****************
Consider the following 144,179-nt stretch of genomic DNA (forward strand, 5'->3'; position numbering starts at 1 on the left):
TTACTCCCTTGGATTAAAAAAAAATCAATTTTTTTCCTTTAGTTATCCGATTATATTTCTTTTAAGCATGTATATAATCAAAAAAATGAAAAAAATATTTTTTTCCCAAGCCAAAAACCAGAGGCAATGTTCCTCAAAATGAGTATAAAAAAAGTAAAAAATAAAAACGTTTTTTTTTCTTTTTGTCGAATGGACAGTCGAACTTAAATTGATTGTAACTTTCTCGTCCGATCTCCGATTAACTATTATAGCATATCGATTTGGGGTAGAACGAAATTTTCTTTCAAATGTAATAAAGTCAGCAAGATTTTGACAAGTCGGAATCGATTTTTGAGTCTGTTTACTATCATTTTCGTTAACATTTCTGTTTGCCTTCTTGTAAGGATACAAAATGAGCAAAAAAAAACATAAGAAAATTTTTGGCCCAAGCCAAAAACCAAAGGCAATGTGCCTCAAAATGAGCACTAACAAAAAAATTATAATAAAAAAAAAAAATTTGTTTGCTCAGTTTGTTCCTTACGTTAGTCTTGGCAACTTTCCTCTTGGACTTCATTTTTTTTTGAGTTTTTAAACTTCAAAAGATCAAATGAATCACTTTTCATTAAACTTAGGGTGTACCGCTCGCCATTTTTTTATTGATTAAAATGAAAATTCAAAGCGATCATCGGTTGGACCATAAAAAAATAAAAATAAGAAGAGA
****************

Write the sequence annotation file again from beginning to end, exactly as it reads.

Consider the following 144,179-nt stretch of genomic DNA (forward strand, 5'->3'; position numbering starts at 1 on the left):
TTACTCCCTTGGATTAAAAAAAAATCAATTTTTTTCCTTTAGTTATCCGATTATATTTCTTTTAAGCATGTATATAATCAAAAAAATGAAAAAAATATTTTTTTCCCAAGCCAAAAACCAGAGGCAATGTTCCTCAAAATGAGTATAAAAAAAGTAAAAAATAAAAACGTTTTTTTTTCTTTTTGTCGAATGGACAGTCGAACTTAAATTGATTGTAACTTTCTCGTCCGATCTCCGATTAACTATTATAGCATATCGATTTGGGGTAGAACGAAATTTTCTTTCAAATGTAATAAAGTCAGCAAGATTTTGACAAGTCGGAATCGATTTTTGAGTCTGTTTACTATCATTTTCGTTAACATTTCTGTTTGCCTTCTTGTAAGGATACAAAATGAGCAAAAAAAAACATAAGAAAATTTTTGGCCCAAGCCAAAAACCAAAGGCAATGTGCCTCAAAATGAGCACTAACAAAAAAATTATAATAAAAAAAAAAAATTTGTTTGCTCAGTTTGTTCCTTACGTTAGTCTTGGCAACTTTCCTCTTGGACTTCATTTTTTTTTGAGTTTTTAAACTTCAAAAGATCAAATGAATCACTTTTCATTAAACTTAGGGTGTACCGCTCGCCATTTTTTTATTGATTAAAATGAAAATTCAAAGCGATCATCGGTTGGACCATAAAAAAATAAAAATAAGAAGAGA